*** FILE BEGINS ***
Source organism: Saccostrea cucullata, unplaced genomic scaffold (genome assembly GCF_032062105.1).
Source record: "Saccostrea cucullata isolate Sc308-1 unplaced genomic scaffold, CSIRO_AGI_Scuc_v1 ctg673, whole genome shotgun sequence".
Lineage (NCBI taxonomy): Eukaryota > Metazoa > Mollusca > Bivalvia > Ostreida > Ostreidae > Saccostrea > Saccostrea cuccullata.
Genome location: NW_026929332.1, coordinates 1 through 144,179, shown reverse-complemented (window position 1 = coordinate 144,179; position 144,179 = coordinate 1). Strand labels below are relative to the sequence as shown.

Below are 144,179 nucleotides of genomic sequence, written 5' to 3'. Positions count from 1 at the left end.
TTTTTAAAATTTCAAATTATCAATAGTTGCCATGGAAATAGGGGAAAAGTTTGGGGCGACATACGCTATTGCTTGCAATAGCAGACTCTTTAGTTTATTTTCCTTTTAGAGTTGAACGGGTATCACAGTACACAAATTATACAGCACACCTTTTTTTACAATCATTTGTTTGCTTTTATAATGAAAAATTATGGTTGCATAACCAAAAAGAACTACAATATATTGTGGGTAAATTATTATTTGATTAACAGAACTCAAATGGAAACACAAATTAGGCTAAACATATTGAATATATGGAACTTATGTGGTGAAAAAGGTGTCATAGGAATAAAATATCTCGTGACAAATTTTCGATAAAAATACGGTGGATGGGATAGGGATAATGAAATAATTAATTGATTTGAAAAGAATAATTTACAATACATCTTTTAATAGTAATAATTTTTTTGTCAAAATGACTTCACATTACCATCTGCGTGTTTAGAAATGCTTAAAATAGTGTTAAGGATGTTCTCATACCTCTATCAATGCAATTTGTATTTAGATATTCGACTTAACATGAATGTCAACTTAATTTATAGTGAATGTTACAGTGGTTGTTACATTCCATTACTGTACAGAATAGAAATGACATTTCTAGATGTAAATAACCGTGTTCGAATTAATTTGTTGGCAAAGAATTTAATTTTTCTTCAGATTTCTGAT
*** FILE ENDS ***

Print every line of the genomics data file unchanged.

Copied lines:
Source organism: Saccostrea cucullata, unplaced genomic scaffold (genome assembly GCF_032062105.1).
Source record: "Saccostrea cucullata isolate Sc308-1 unplaced genomic scaffold, CSIRO_AGI_Scuc_v1 ctg673, whole genome shotgun sequence".
Lineage (NCBI taxonomy): Eukaryota > Metazoa > Mollusca > Bivalvia > Ostreida > Ostreidae > Saccostrea > Saccostrea cuccullata.
Genome location: NW_026929332.1, coordinates 1 through 144,179, shown reverse-complemented (window position 1 = coordinate 144,179; position 144,179 = coordinate 1). Strand labels below are relative to the sequence as shown.

Below are 144,179 nucleotides of genomic sequence, written 5' to 3'. Positions count from 1 at the left end.
TTTTTAAAATTTCAAATTATCAATAGTTGCCATGGAAATAGGGGAAAAGTTTGGGGCGACATACGCTATTGCTTGCAATAGCAGACTCTTTAGTTTATTTTCCTTTTAGAGTTGAACGGGTATCACAGTACACAAATTATACAGCACACCTTTTTTTACAATCATTTGTTTGCTTTTATAATGAAAAATTATGGTTGCATAACCAAAAAGAACTACAATATATTGTGGGTAAATTATTATTTGATTAACAGAACTCAAATGGAAACACAAATTAGGCTAAACATATTGAATATATGGAACTTATGTGGTGAAAAAGGTGTCATAGGAATAAAATATCTCGTGACAAATTTTCGATAAAAATACGGTGGATGGGATAGGGATAATGAAATAATTAATTGATTTGAAAAGAATAATTTACAATACATCTTTTAATAGTAATAATTTTTTTGTCAAAATGACTTCACATTACCATCTGCGTGTTTAGAAATGCTTAAAATAGTGTTAAGGATGTTCTCATACCTCTATCAATGCAATTTGTATTTAGATATTCGACTTAACATGAATGTCAACTTAATTTATAGTGAATGTTACAGTGGTTGTTACATTCCATTACTGTACAGAATAGAAATGACATTTCTAGATGTAAATAACCGTGTTCGAATTAATTTGTTGGCAAAGAATTTAATTTTTCTTCAGATTTCTGAT